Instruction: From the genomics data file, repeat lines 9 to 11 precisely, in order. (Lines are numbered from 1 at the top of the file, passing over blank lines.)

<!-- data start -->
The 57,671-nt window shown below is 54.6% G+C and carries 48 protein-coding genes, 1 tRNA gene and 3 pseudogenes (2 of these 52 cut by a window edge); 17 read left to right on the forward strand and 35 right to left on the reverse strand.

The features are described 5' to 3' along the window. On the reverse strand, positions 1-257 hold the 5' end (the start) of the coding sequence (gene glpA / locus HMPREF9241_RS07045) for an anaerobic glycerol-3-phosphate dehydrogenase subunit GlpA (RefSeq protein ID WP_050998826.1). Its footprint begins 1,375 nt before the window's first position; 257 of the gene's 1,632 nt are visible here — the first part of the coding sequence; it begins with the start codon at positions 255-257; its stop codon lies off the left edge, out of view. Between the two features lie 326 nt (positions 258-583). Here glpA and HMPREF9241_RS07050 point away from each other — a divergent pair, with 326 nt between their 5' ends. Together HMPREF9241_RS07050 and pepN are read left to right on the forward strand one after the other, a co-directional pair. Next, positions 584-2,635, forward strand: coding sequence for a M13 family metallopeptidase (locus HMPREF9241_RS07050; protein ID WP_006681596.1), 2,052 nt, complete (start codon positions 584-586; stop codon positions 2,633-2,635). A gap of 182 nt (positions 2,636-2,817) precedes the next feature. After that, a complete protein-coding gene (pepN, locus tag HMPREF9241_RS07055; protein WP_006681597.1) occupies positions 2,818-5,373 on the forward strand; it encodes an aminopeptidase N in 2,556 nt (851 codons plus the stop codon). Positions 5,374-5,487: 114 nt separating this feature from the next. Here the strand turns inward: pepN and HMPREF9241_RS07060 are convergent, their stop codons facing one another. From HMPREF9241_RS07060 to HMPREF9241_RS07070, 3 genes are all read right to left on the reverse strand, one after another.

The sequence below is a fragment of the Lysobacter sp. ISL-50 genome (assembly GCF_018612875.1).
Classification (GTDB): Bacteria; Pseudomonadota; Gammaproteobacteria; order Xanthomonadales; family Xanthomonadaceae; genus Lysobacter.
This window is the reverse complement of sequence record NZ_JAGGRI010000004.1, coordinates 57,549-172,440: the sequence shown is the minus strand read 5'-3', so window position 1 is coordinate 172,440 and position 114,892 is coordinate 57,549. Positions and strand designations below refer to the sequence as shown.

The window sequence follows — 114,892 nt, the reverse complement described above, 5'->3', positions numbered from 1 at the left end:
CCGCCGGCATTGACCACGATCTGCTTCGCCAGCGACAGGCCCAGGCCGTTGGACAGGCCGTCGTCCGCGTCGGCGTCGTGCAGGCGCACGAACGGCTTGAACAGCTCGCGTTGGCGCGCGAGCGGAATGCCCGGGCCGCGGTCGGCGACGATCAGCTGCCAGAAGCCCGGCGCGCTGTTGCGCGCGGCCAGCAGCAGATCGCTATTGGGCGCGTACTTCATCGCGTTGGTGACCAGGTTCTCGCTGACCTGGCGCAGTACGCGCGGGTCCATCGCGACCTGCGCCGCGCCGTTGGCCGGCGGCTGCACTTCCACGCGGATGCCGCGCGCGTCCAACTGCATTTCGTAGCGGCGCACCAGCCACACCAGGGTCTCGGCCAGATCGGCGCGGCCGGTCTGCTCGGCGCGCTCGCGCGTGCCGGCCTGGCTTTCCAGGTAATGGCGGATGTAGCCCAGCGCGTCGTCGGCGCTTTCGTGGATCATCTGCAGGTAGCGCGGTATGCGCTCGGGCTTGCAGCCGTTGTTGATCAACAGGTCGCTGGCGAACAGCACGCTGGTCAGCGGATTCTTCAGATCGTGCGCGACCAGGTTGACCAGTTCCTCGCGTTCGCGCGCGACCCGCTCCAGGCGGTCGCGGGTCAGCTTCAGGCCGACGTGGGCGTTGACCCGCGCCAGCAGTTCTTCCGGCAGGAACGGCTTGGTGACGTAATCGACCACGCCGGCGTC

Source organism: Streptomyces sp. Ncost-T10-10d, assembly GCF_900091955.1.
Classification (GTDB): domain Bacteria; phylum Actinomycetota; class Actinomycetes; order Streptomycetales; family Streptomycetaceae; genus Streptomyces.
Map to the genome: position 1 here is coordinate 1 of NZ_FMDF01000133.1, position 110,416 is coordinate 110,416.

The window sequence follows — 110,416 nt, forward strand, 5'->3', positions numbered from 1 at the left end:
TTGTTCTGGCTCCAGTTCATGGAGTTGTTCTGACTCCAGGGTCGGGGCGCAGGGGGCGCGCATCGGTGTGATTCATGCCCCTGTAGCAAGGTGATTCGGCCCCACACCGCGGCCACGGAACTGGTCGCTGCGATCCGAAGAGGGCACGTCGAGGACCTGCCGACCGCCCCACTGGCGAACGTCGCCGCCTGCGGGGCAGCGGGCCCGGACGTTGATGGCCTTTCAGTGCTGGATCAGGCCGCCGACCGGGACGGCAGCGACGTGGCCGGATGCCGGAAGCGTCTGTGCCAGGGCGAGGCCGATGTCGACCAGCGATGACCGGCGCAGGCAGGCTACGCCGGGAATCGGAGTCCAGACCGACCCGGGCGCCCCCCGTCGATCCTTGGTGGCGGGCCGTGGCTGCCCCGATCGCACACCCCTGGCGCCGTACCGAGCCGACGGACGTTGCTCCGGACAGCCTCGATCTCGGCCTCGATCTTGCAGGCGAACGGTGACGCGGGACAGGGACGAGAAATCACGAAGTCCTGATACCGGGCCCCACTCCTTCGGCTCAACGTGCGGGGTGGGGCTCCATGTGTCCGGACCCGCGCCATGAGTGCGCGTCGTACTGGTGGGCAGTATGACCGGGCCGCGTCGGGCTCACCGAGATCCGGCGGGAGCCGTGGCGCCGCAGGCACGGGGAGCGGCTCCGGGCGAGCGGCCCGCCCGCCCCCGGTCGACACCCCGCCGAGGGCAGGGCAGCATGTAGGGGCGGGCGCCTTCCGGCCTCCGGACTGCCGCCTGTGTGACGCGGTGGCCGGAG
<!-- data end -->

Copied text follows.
Classification (GTDB): domain Bacteria; phylum Actinomycetota; class Actinomycetes; order Streptomycetales; family Streptomycetaceae; genus Streptomyces.
Map to the genome: position 1 here is coordinate 1 of NZ_FMDF01000133.1, position 110,416 is coordinate 110,416.

The window sequence follows — 110,416 nt, forward strand, 5'->3', positions numbered from 1 at the left end: